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The Forty Rules of Love is a bestselling novel by the acclaimed Turkish author Elif Shafak. In this post I’m going to summarize the plot and go into the theme through quotes.
So, what is The Forty Rules of Love about?
It’s about an unhappily married housewife, Ella, living in the States. She is forty years old and works for a literary agency. When she is given a book named “Sweet Blasphemy” written by Aziz Zahara, the second narrative of novel-within-the-novel begins, unfolding the story of the meeting and ‘mystical union’ of Shams of Tabriz with Rumi, in the 13th century.
Wandering dervish, Shams, knows his death is coming and seeks a companion on his travels: someone to whom he can deliver his knowledge, his ‘forty rules of love’. And this someone, he finds out, is none other than Rumi. One thing leads to the next and he unites with Rumi in Konya.
While Ella is reading this novel and getting more and more captivated by it, she starts an email correspondence with its author, Aziz. On both sides, there is an exchange of a mystical love between Ella and Aziz; and Shams and Rumi.
In the end, Shams faces his inevitable death after setting Rumi on a different path to his life of sermons, by revealing to him that he is a born poet.
Similarly, Ella is set free from her old life: she decides to give up her role as a housewife and walk out on her family (including her adulterous husband) to be with Aziz – as far as I know, their relationship is platonic. He tells her that he has cancer and not much time to live.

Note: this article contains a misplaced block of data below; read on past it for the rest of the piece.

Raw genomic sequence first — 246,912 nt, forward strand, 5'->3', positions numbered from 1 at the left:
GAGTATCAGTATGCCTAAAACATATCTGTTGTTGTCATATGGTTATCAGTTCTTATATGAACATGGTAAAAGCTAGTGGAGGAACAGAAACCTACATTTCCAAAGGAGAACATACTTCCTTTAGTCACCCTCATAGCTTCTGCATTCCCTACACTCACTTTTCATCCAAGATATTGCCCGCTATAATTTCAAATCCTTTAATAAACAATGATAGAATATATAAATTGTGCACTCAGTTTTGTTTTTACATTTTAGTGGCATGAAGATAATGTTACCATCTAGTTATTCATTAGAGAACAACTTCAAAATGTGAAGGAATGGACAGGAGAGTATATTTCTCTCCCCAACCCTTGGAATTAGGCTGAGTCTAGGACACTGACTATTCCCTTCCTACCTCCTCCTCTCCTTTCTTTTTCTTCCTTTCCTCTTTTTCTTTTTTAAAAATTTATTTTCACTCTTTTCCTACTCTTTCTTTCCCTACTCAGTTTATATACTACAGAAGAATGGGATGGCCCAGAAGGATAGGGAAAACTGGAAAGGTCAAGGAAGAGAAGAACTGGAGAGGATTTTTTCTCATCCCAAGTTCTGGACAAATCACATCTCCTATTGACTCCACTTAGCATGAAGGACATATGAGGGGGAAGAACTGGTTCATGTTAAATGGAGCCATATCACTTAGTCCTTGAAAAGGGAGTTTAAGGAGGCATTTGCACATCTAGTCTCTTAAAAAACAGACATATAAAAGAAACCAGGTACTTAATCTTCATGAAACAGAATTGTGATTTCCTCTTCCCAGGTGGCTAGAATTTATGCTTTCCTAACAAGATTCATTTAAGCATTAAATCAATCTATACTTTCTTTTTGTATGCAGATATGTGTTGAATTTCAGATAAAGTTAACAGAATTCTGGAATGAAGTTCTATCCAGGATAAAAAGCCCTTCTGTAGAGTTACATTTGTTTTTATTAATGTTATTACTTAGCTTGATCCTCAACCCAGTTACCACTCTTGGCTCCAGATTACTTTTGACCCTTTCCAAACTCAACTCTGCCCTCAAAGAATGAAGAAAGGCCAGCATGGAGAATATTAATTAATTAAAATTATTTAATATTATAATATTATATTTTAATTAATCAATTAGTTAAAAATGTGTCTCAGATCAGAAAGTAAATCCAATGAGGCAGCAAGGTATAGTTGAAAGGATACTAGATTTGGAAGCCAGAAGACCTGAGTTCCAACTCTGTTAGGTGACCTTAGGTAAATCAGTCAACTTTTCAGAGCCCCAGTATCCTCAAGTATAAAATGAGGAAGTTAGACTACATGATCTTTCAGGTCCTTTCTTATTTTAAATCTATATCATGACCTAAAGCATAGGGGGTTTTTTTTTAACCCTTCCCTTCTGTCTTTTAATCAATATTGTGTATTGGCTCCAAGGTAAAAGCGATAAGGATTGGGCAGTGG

After his death, she continues life with an open heart, to see where her path takes her now that she has learned to live in the present moment and listen to her heart.
There is a radical transformation in both narratives.
So, what is The Forty Rules of Love *really* about?
This aspect is most obvious in the character of Shams. He is responsible for Rumi’s ‘Scholar to Poet’ transformation. He challenges a scholar-teacher in front of his young class. He goes into the tavern and the prostitution house to bring potent wisdom to those who need it and are ready to make a change. He sees God in everything and everyone and is quick to challenge those who comfortably stick to dogmas, book knowledge and societal tradition.
His message is: you can find God anywhere and everywhere, even in the most unlikely places, those places that society shuns or condemns. His forty rules make spirituality practical, attainable and more heart-oriented than fear-based or head-based.
Meet life with an open heart and see where it takes you! Be light, be free and find out what you are meant to do. Be present to what is needed of you: it will be different for each person and situation. This is what Rumi and Ella needed to learn for their life to flow again.
We either try to fight against the flow of life and resist it or we throw up our hands and give up. It’s easy to ‘get on with life’, even if we don’t find any meaning in what we do.
This quote encourages us to intentionally take hold and yield to life’s unpredictable, fast-moving and sometimes incomprehensible ways. It encourages us to trust and be awake at the same time.
In short, trust in higher reasons for the events of your life. Submission is a form of accepting wisely.
Our focus in life should be love. Love has many sides to it, so we need to be open and flexible to ask for each situation and each person we encounter: ‘What is needed? How can we approach this from a place of love?’
Shams and Aziz embodied love; and Rumi and Ella were the ones who had come to a place in life where they needed to take the next step on the inner journey. Their mystical companions came to set them on that path to Oneness: looking at the world through the eyes of love.
For more life-changing quotes from this novel, visit Thought Catalogue.
Image is the cover of the book
Sahya Samson is a freelance and fiction writer interested in the arts, spirituality and self-
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